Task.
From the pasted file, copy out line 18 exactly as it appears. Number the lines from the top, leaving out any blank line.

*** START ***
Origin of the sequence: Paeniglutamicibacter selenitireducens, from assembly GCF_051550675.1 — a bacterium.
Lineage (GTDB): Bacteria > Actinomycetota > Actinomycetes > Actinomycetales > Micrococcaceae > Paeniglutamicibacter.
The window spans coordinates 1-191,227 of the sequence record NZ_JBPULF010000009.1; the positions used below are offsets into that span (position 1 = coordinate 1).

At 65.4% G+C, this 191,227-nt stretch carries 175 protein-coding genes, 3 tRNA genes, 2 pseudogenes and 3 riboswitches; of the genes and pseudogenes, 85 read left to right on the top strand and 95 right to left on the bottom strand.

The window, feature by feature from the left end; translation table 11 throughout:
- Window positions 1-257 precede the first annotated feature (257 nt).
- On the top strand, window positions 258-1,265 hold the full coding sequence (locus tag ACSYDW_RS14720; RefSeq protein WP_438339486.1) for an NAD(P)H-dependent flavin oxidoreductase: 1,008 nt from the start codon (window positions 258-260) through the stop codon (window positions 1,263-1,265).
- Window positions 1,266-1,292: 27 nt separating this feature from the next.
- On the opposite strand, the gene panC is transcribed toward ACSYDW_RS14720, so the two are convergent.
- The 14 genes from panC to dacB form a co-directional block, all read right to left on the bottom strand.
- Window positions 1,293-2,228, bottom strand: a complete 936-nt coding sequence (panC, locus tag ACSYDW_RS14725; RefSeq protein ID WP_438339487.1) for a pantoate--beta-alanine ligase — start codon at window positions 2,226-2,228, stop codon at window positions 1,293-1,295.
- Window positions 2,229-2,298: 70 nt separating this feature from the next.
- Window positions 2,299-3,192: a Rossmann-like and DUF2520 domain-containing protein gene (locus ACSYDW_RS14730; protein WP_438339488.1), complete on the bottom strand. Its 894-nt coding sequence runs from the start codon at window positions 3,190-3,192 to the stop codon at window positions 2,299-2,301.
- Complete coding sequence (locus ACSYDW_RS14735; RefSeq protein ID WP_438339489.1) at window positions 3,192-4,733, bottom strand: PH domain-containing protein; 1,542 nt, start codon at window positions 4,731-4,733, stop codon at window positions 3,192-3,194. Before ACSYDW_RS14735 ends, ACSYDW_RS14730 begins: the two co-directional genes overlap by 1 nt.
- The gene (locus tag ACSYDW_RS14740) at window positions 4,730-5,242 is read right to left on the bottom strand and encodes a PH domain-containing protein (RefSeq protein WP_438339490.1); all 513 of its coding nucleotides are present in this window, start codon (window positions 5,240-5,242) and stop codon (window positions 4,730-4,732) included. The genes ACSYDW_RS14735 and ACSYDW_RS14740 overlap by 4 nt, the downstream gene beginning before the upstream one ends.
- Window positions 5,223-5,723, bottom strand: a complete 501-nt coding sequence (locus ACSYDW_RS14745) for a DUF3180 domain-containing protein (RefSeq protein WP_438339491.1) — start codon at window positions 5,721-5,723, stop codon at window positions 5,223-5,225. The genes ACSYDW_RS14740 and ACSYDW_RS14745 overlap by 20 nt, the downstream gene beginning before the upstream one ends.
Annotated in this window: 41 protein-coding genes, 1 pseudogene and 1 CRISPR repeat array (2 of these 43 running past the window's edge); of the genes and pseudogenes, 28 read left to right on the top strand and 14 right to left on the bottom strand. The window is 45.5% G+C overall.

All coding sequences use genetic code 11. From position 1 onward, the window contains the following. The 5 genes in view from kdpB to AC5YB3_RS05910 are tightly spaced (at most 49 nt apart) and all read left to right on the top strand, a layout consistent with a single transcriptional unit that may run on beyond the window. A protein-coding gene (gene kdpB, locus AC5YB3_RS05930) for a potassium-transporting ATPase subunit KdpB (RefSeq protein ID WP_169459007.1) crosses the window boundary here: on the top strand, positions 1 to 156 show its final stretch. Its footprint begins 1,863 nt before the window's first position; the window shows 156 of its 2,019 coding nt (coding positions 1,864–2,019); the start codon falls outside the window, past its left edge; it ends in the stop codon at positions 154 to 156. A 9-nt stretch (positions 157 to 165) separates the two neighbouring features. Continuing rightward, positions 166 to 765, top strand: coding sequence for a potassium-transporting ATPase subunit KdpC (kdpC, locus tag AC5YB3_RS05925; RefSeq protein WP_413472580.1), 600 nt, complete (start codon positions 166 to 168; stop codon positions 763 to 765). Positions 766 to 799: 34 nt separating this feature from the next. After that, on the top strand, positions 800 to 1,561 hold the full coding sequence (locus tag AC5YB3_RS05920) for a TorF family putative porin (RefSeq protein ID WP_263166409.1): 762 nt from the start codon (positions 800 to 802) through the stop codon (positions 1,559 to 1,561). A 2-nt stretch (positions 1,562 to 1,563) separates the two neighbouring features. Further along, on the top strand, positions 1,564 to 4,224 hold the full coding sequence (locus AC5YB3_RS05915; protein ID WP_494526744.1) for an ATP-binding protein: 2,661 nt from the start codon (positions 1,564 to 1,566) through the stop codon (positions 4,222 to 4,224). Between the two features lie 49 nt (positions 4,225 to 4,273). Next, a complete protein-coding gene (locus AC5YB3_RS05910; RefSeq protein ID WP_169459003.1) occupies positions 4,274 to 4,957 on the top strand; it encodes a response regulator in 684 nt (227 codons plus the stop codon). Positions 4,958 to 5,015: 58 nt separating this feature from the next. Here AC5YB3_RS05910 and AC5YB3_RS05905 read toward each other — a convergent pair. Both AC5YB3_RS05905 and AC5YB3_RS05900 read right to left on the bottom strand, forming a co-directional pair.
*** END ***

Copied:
All coding sequences use genetic code 11. From position 1 onward, the window contains the following. The 5 genes in view from kdpB to AC5YB3_RS05910 are tightly spaced (at most 49 nt apart) and all read left to right on the top strand, a layout consistent with a single transcriptional unit that may run on beyond the window. A protein-coding gene (gene kdpB, locus AC5YB3_RS05930) for a potassium-transporting ATPase subunit KdpB (RefSeq protein ID WP_169459007.1) crosses the window boundary here: on the top strand, positions 1 to 156 show its final stretch. Its footprint begins 1,863 nt before the window's first position; the window shows 156 of its 2,019 coding nt (coding positions 1,864–2,019); the start codon falls outside the window, past its left edge; it ends in the stop codon at positions 154 to 156. A 9-nt stretch (positions 157 to 165) separates the two neighbouring features. Continuing rightward, positions 166 to 765, top strand: coding sequence for a potassium-transporting ATPase subunit KdpC (kdpC, locus tag AC5YB3_RS05925; RefSeq protein WP_413472580.1), 600 nt, complete (start codon positions 166 to 168; stop codon positions 763 to 765). Positions 766 to 799: 34 nt separating this feature from the next. After that, on the top strand, positions 800 to 1,561 hold the full coding sequence (locus tag AC5YB3_RS05920) for a TorF family putative porin (RefSeq protein ID WP_263166409.1): 762 nt from the start codon (positions 800 to 802) through the stop codon (positions 1,559 to 1,561). A 2-nt stretch (positions 1,562 to 1,563) separates the two neighbouring features. Further along, on the top strand, positions 1,564 to 4,224 hold the full coding sequence (locus AC5YB3_RS05915; protein ID WP_494526744.1) for an ATP-binding protein: 2,661 nt from the start codon (positions 1,564 to 1,566) through the stop codon (positions 4,222 to 4,224). Between the two features lie 49 nt (positions 4,225 to 4,273). Next, a complete protein-coding gene (locus AC5YB3_RS05910; RefSeq protein ID WP_169459003.1) occupies positions 4,274 to 4,957 on the top strand; it encodes a response regulator in 684 nt (227 codons plus the stop codon). Positions 4,958 to 5,015: 58 nt separating this feature from the next. Here AC5YB3_RS05910 and AC5YB3_RS05905 read toward each other — a convergent pair. Both AC5YB3_RS05905 and AC5YB3_RS05900 read right to left on the bottom strand, forming a co-directional pair.